M&M Acres is an established 501(c)3 organization dedicated to equine and farm animal rescue and rehabilitation. Located in Lockport, Illinois, M&M Acres’ mission is to inspire and educate the community while providing second chances for these animals. By working with the local community, multiple rescue groups, and slaughter pens, M&M Acres removes farm animals from neglectful, inhumane, and abusive situations, and offers an environment for last chance surrender cases. While some animals receive sanctuary status, M&M strives to regain trust, train the untrained, and prepare these animals for their forever homes.  

Our goal at M&M Acres is to be more than just a farm, but a spiritual retreat, a haven and place of healing for any being that steps inside our walls. 


MISSION

To inspire and educate the community while providing second chances to animals through rescue and rehabilitation

CORE VALUES

Compassion. Redemption. Empowerment. Responsibility. Education. Enrichment.


Upon arrival at M&M, animals are given an acclimation period during which they assessed and treated by our veterinarian. Once they are sound in health, we begin the process of readying them for their forever homes - this may include training, handling, and socializing the animals, depending on their specific needs. When our adoption committee believes the animal is ready to be placed for adoption, the animal is listed on our website (see “Available for Adoption” page) and Facebook (www.facebook.com/mnmacres).


OUR TEAM

Megan and Gavin

Megan and Gavin

Megan Maher, Founder/Executive Director

Megan is the founder of M&M Acres. She has been working with horses for 20 years with a background in natural horsemanship and dressage. She believes that horses, and all animals, have the power to heal, and that in working with troubled animals we also heal ourselves.

Megan oversees all daily activity on the farm.

Other M&M Team Members COMING SOON!

Where our animals come from

Our animals here at M&M Acres come to us from situations of unwant, neglect and abuse.  We work with local rescues, the Hooved Animal Humane Society, and kill pen rescue networks to remove animals from these circumstances. Our goal is to regain trust, train the untrained, and prepare these animals for their forever homes. 

Many of our horses are rescued from kill pens. Every year, more than 100,000 American horses are shipped to Mexico and Canada to be brutally slaughtered for their meat. This meat is sent to other countries, mostly in Europe, for consumption.  In 2007, the last three U.S. horse slaughterhouses were closed. Many people, including many of M&M Acres' supporters, voted for these slaughterhouses to be closed. Sadly, we didn't entirely understand the ramifications of our actions. Horses are still slaughtered for meat. Yet without the facilities here in America to do so, we ship them to countries that do not abide by animal cruelty laws. This allows the horses to be killed barbarically, in a manner that would disturb most Americans.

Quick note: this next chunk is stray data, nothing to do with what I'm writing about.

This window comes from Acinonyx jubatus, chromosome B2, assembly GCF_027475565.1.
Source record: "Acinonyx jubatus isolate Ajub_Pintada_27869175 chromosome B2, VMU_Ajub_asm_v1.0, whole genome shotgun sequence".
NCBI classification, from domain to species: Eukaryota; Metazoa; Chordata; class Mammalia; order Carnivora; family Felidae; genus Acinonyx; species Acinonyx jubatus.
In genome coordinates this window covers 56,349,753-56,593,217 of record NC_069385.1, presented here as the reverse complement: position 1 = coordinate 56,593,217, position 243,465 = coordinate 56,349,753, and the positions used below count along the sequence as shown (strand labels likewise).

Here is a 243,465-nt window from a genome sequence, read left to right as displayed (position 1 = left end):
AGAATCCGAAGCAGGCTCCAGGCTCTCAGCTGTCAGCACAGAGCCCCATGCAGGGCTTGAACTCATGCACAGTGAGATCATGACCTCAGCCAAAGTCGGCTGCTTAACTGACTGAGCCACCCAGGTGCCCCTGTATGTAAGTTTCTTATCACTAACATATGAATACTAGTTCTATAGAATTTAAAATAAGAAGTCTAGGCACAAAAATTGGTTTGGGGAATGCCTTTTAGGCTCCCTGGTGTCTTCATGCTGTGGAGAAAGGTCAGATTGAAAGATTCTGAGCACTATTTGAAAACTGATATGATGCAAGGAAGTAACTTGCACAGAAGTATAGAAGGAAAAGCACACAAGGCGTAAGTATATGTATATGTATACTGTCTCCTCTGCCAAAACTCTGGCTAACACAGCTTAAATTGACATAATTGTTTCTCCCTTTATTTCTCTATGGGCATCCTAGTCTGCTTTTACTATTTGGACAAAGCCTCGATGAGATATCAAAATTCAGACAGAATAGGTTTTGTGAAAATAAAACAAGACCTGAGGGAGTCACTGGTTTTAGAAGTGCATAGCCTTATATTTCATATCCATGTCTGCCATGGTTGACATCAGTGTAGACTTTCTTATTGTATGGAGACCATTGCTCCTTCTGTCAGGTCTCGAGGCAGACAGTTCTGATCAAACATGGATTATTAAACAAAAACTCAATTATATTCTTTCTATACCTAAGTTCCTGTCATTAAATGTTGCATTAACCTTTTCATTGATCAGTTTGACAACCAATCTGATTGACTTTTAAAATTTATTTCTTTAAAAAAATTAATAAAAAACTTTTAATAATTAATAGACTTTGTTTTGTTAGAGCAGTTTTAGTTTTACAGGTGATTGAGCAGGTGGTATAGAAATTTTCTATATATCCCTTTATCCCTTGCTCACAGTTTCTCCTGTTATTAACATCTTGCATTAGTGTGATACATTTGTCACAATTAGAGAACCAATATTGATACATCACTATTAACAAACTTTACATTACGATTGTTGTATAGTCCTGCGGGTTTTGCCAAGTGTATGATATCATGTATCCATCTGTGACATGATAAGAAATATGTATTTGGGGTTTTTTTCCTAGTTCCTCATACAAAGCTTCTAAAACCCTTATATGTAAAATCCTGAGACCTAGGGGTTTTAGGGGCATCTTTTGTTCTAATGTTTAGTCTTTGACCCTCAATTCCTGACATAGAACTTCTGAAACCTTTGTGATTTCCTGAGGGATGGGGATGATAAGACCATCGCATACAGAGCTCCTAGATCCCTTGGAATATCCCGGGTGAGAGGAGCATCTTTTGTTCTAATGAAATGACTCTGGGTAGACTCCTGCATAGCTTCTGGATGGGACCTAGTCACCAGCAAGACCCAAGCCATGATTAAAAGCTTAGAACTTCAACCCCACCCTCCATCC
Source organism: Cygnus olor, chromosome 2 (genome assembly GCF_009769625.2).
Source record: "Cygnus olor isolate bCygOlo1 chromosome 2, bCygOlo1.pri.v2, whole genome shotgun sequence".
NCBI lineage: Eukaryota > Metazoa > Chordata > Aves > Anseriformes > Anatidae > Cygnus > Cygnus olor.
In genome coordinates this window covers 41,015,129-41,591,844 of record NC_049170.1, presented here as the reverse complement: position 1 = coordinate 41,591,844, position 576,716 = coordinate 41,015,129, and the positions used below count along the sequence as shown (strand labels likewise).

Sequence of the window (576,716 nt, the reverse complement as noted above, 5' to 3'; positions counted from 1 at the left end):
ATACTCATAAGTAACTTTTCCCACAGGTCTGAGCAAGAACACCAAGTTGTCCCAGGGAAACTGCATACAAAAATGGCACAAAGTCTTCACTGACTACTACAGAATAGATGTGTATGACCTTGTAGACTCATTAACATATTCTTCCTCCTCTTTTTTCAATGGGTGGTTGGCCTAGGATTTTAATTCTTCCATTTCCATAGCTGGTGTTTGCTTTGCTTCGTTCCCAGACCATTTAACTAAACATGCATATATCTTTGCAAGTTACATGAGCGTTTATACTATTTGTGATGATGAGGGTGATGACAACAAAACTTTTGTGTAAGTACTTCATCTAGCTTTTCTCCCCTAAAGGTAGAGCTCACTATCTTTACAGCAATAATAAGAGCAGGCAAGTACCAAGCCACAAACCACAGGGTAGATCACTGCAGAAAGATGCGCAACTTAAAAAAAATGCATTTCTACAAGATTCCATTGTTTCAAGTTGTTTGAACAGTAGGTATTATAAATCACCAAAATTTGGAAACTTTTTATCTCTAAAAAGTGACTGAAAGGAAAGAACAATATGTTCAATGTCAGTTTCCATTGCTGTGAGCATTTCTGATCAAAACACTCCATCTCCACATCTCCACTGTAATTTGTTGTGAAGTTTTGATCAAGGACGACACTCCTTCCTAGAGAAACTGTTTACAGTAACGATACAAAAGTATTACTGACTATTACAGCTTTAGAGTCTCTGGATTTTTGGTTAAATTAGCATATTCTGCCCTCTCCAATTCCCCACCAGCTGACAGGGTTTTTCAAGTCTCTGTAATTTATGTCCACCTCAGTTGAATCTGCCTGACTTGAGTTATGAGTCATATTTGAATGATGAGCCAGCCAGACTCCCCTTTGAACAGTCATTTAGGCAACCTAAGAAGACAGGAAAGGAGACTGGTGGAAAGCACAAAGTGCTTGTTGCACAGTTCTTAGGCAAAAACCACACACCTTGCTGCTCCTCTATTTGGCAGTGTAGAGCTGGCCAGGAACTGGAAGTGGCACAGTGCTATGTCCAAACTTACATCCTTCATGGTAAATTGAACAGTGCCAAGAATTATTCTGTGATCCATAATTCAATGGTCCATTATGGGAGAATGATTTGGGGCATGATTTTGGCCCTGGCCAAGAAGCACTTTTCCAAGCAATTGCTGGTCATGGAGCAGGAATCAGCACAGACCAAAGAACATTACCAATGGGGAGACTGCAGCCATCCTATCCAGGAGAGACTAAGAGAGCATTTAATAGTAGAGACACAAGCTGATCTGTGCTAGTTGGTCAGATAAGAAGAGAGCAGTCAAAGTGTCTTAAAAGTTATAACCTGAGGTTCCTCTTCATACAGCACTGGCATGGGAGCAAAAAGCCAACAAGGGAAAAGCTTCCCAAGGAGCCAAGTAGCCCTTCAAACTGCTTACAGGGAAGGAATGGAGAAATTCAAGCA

How do horses get to this point?  Horses are expensive to maintain. When a horse owner falls on hard times, there are often few options for the disposal of that horse. Due to human irresponsibility, there will always be more horses than homes for them, which makes them difficult to sell. An owner can take their horse to an auction. At these auctions, the horses can be sold to a 'kill buyer.' A kill buyer is hired by a company to procure a certain amount of horse meat. Just like beef or pork, horse meat has a price per pound.  

Once the kill buyer is in possession of the horse, the horse is sent to a 'kill pen' where she is crowded together with many other horses in a small area. While not all kill pens are the same, many mistreat their animals and keep them in squalid conditions. Due to the horses being kept in large groups, they have to fight for food and disease runs rampant. The lack of medical attention means that wounds and illness are often fatal. 

When the slaughter truck arrives, as many horses as possible are crammed into the truck. Pregnant mares often deliver on these trucks, but of course, the foal does not survive. A foal under the age of six months cannot be slaughtered, so if a foal cannot pass for that age, it is shot prior to the mare being loaded. There are no slaughterhouses in the U.S. due to a recent law passing, so the horses on the slaughter trucks might spend days inside with no food, water or temperature control while they are hauled to Mexico or Canada. M&M Acres is affiliated with many kill pens and rescues in the southern U.S. Our horses are bailed out directly from the pens, meaning we must outbid the kill buyers and pay more than the price-per-pound. We also work with rescues, sometimes teaming up with kind kill pen employees that are trying to make a difference and keep as many horses off the slaughter trucks as possible. 

In January 2017, the Safeguard American Food Exports Act was presented to the U.S. House of Representatives. This bill would ban the export of horses abroad for the purpose of slaughtering for human consumption. To help end this unimaginable fate of these amazing animals, please visit: http://www.aspca.org/animal-cruelty/horse-slaughter

Unfortunately, horse slaughter will never end. However, we do the best we can with each horse we save. To that horse, hopefully, we have made all the difference in the world - a chance.